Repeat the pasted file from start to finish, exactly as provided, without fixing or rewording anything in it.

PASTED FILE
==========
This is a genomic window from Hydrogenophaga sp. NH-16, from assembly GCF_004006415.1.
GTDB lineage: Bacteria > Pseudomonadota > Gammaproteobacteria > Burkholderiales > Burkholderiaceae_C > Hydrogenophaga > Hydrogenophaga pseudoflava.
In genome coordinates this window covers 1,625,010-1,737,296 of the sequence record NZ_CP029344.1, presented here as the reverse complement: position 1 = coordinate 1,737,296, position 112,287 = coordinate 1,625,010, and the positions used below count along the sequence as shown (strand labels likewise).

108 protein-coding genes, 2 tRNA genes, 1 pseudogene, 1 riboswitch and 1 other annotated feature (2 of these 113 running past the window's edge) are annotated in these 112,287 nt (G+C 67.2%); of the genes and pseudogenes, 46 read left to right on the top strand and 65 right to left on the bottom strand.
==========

This is a genomic window from Hydrogenophaga sp. NH-16, from assembly GCF_004006415.1.
GTDB lineage: Bacteria > Pseudomonadota > Gammaproteobacteria > Burkholderiales > Burkholderiaceae_C > Hydrogenophaga > Hydrogenophaga pseudoflava.
In genome coordinates this window covers 1,625,010-1,737,296 of the sequence record NZ_CP029344.1, presented here as the reverse complement: position 1 = coordinate 1,737,296, position 112,287 = coordinate 1,625,010, and the positions used below count along the sequence as shown (strand labels likewise).

108 protein-coding genes, 2 tRNA genes, 1 pseudogene, 1 riboswitch and 1 other annotated feature (2 of these 113 running past the window's edge) are annotated in these 112,287 nt (G+C 67.2%); of the genes and pseudogenes, 46 read left to right on the top strand and 65 right to left on the bottom strand.